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Fresh food, dry food, or wet food

Another decision to make is whether you want to feed your dog fresh raw food, dry food, or wet food. Why does dry dog food come as kibble and have little or no moisture, and wet dog food comes as stew and is juicy? Dry dog food is economical and you love might love the crunchy feel. Wet food is easier to digest since they contain more water and has a lower calorie content which will help control your dog’s weight. It is also more palatable than dried food.

Amidst all these benefits of wet and dry food, fresh raw food remains the best. It contains veggies, fiber, quality but appropriate protein, and other natural vitamins and minerals that come with the freshness. Dry and wet food may lose some nutrients as a result of preservation and the heat used to form kibbles for dry food. This heat can also get rid of heat-sensitive vitamins which are essential for your dog’s body.

What Are The Nutrients To Look Out For?

Make sure to go through the guaranteed analysis on the bag of the formula to ensure they meet the standard as stipulated by AAFCO.

An overview of the nutritional requirements includes about 18% protein and 5.5% fat, minerals such as calcium, phosphorus, potassium, sodium, chloride, magnesium, iron, copper, manganese, zinc, iodine, and selenium, and vitamins such as vitamin A, vitamin D, vitamin E, thiamine, riboflavin, pantothenic acid, niacin, pyridoxine, folic acid, vitamin B12, and choline.

Some foods that include omega-3 fatty acids, glucosamine, probiotics, and prebiotics will also be healthy for your dog.


You should also consider how active your dog can get before choosing an appropriate meal for them. Really active dogs will need more calories than those who are less active. This is because active dogs will need more energy and strength to remain agile and active so this should be put into consideration.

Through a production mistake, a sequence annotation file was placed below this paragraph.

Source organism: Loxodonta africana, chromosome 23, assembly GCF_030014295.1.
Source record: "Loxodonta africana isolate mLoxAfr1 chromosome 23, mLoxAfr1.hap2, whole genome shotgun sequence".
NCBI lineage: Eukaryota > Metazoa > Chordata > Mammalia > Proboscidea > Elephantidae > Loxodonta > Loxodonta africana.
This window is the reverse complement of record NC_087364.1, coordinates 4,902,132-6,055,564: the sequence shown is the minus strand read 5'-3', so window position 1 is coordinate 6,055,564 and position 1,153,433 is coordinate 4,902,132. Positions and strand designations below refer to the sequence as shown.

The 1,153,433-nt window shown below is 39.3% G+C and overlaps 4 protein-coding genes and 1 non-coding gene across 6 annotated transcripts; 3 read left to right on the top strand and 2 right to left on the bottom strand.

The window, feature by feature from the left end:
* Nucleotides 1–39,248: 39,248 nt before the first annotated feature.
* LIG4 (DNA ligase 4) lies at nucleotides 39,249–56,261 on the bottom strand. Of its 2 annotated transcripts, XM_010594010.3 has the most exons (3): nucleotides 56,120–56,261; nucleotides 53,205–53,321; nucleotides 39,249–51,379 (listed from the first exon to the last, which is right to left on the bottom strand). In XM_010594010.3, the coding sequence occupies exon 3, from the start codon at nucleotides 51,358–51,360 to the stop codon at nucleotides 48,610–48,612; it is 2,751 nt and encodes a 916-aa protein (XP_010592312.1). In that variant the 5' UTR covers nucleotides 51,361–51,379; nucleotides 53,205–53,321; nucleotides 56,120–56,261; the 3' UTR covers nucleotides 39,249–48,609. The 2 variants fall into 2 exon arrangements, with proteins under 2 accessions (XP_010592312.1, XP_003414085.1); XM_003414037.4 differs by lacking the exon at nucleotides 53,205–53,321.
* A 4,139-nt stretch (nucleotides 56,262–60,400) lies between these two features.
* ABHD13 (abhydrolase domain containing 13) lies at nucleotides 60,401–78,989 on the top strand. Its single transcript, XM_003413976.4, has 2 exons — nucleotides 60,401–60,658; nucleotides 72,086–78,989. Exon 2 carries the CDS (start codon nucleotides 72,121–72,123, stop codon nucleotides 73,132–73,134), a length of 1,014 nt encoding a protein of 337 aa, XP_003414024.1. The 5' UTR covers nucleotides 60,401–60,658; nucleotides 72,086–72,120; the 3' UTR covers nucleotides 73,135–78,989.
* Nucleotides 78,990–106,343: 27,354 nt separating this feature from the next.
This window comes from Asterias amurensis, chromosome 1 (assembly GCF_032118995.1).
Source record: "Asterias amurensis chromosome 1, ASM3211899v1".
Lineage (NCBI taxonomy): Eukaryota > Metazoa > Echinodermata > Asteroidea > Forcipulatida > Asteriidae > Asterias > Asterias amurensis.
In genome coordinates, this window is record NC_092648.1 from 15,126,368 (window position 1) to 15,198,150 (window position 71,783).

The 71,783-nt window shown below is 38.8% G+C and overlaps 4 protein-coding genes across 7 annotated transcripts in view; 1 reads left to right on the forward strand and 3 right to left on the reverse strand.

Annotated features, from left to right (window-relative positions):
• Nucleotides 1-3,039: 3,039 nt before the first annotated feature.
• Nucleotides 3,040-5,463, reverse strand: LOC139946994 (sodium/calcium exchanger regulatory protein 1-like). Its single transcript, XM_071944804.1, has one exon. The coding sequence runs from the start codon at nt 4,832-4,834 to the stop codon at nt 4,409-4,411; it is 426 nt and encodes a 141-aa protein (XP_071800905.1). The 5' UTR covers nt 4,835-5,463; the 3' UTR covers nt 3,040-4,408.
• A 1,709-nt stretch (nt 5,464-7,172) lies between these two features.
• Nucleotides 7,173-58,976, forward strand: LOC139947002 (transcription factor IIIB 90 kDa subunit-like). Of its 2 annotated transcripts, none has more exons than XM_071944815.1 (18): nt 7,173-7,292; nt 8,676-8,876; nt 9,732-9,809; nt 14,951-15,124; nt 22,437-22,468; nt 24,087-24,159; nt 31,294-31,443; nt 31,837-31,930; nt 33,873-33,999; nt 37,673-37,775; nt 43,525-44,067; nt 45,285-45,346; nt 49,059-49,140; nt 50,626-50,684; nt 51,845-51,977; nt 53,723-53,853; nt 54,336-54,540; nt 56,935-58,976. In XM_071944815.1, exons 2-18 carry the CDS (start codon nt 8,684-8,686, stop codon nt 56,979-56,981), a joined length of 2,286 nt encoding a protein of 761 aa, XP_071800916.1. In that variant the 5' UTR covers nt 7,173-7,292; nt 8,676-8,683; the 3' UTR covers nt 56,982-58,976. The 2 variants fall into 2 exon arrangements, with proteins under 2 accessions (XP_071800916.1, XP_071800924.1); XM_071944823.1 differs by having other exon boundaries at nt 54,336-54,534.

How To Transition To Adult Food

A slow change is always preferred to a rapid diet change since this can lead to a lot of gastrointestinal upset like vomiting. It is therefore recommended that the transition takes about 5 to 10 days of mixing the old and new meals before your dog is allowed to feed on just the new meal.

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We recommend you follow these feeding instructions during the transition period

  • Day 1: Mix 20% adult food and 80% puppy food
  • Day 2: Mix 40% adult food and 60% puppy food.
  • Day 3: Mix 60% adult food and decrease the amount of puppy food to 40%. 
  • Day 4: Feed 80% adult food and 20% puppy food.
  • Day 5: Feed 100% adult food.

Note that your decision is subject to your dog’s preference and the result from your vet.

How Much Should You Feed Your Dog

Puppies have a higher and faster metabolism than adult and senior dogs and this is why they should feed up to three times a day. With adult dogs, it is different. The aim is to cut down on the amount of protein and calorie your dog consume and the more they eat, the more they consume hence, why they need to eat less. There are a few exceptions though. Large breeds of an adult dog can still maintain a three square meal as they need to keep building their bones and skeleton but smaller and medium-sized breeds should cut down on the frequency of feeding and consider eating twice daily. 

Your dog may have a hard time getting acclimated to eating twice. You can help them by engaging them in different activities that could distract them from feeling hungry. Activities like walks and playtimes might help.

Frequently Asked Questions

If I want to make homemade meals for my adult dog, how do I know they are complete and balanced?

While expensive, the nutritional integrity of commercially made, super-premium fresh pet food can give your dog a longer, healthier life and avoid costly veterinary issues down the road. If, however, the price tag is out of reach, interspersing homemade fresh food with kibble is a good option. 

Animal Diet Formulator and Balance IT are two helpful online services for pet parents. Both enable parents to create recipes for complete and balanced homemade meals for canines of any age, activity level, and metabolic condition.

Isn’t my pet bored eating the same food?

Probably not. Your dog has fewer taste buds than you do, so he doesn’t have the range of tastes that a person does. A dog’s greatest sense of taste is sugar, which is why many dogs have a “sweet tooth.” He is attracted to a combination of taste and odor.